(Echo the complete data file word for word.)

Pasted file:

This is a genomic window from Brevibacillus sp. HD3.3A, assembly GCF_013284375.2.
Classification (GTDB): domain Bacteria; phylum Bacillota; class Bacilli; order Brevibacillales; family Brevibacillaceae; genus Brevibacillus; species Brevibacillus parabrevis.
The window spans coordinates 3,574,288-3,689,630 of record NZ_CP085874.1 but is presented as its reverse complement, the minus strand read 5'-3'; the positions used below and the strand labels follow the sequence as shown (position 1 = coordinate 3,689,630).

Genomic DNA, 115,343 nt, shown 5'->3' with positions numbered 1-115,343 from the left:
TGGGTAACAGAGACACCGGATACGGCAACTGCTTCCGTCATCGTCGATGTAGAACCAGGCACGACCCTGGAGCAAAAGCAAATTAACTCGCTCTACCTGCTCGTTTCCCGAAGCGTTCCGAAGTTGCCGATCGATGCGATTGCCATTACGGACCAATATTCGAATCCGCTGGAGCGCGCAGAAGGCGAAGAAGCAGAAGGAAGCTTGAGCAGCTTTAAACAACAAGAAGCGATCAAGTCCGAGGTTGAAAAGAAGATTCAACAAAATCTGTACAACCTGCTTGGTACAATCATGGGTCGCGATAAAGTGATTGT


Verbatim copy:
This is a genomic window from Brevibacillus sp. HD3.3A, assembly GCF_013284375.2.
Classification (GTDB): domain Bacteria; phylum Bacillota; class Bacilli; order Brevibacillales; family Brevibacillaceae; genus Brevibacillus; species Brevibacillus parabrevis.
The window spans coordinates 3,574,288-3,689,630 of record NZ_CP085874.1 but is presented as its reverse complement, the minus strand read 5'-3'; the positions used below and the strand labels follow the sequence as shown (position 1 = coordinate 3,689,630).

Genomic DNA, 115,343 nt, shown 5'->3' with positions numbered 1-115,343 from the left:
TGGGTAACAGAGACACCGGATACGGCAACTGCTTCCGTCATCGTCGATGTAGAACCAGGCACGACCCTGGAGCAAAAGCAAATTAACTCGCTCTACCTGCTCGTTTCCCGAAGCGTTCCGAAGTTGCCGATCGATGCGATTGCCATTACGGACCAATATTCGAATCCGCTGGAGCGCGCAGAAGGCGAAGAAGCAGAAGGAAGCTTGAGCAGCTTTAAACAACAAGAAGCGATCAAGTCCGAGGTTGAAAAGAAGATTCAACAAAATCTGTACAACCTGCTTGGTACAATCATGGGTCGCGATAAAGTGATTGT